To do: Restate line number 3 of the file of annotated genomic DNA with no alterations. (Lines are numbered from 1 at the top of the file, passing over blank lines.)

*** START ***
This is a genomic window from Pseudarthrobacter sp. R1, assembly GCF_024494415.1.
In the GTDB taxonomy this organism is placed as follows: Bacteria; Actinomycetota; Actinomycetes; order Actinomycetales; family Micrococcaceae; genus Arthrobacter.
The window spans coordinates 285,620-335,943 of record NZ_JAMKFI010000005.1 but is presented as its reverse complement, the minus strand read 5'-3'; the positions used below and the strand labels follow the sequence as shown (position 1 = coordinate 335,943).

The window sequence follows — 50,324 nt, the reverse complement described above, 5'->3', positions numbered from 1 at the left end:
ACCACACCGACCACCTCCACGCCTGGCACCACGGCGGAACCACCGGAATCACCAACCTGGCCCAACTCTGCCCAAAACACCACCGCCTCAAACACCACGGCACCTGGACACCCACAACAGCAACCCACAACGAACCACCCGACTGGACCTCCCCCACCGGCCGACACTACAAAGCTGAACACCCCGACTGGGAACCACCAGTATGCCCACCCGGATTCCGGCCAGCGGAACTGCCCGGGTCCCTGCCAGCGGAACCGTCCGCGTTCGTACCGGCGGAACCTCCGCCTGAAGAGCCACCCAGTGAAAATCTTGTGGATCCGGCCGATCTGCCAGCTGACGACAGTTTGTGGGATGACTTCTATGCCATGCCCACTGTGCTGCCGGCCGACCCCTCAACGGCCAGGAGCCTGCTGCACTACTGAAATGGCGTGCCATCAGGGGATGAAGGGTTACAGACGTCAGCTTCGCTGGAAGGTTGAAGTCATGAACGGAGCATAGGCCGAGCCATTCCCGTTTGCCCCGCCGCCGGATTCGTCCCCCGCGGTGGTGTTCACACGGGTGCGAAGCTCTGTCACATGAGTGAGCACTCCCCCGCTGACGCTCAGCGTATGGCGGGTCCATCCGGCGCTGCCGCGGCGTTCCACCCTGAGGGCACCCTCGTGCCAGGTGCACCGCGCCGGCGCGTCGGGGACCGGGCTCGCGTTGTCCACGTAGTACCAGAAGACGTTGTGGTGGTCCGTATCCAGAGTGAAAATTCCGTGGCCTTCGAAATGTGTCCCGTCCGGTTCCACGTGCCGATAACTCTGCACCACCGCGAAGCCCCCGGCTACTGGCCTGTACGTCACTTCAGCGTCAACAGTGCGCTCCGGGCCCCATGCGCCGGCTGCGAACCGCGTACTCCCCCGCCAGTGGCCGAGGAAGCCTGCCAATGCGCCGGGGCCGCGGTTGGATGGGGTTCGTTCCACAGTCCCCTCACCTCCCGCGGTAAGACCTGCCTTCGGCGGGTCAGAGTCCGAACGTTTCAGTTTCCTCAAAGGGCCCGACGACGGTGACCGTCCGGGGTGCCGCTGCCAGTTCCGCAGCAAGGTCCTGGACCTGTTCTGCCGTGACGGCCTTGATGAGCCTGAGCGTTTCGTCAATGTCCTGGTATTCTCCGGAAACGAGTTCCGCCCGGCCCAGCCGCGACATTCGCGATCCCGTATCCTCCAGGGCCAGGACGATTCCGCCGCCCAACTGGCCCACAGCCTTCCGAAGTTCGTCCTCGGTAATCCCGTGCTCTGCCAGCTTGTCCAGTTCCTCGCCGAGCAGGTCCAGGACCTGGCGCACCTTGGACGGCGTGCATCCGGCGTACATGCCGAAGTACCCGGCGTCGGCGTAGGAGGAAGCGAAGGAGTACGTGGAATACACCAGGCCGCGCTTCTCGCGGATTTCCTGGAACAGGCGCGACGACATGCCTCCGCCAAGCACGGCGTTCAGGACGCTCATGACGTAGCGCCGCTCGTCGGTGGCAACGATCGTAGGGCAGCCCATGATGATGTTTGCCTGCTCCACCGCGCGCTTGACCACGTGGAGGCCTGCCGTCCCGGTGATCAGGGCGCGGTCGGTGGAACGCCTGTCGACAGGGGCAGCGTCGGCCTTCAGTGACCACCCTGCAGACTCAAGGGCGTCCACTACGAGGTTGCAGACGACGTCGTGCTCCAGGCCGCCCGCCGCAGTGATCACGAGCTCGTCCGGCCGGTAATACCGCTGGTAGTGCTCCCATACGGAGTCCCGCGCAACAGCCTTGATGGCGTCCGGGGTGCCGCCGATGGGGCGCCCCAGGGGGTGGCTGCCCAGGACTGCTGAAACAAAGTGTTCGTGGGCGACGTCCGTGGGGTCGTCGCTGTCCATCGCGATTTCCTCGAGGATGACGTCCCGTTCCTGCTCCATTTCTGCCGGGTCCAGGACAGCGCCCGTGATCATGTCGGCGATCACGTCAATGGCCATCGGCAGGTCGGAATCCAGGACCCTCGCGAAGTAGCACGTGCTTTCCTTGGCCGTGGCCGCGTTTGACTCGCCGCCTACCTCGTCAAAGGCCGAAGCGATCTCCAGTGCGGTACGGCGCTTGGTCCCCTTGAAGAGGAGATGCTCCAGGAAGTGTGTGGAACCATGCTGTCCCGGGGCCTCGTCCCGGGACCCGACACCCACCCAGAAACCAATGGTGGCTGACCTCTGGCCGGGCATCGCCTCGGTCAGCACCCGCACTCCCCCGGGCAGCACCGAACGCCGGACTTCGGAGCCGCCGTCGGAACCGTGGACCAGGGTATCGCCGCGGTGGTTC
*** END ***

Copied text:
The window spans coordinates 285,620-335,943 of record NZ_JAMKFI010000005.1 but is presented as its reverse complement, the minus strand read 5'-3'; the positions used below and the strand labels follow the sequence as shown (position 1 = coordinate 335,943).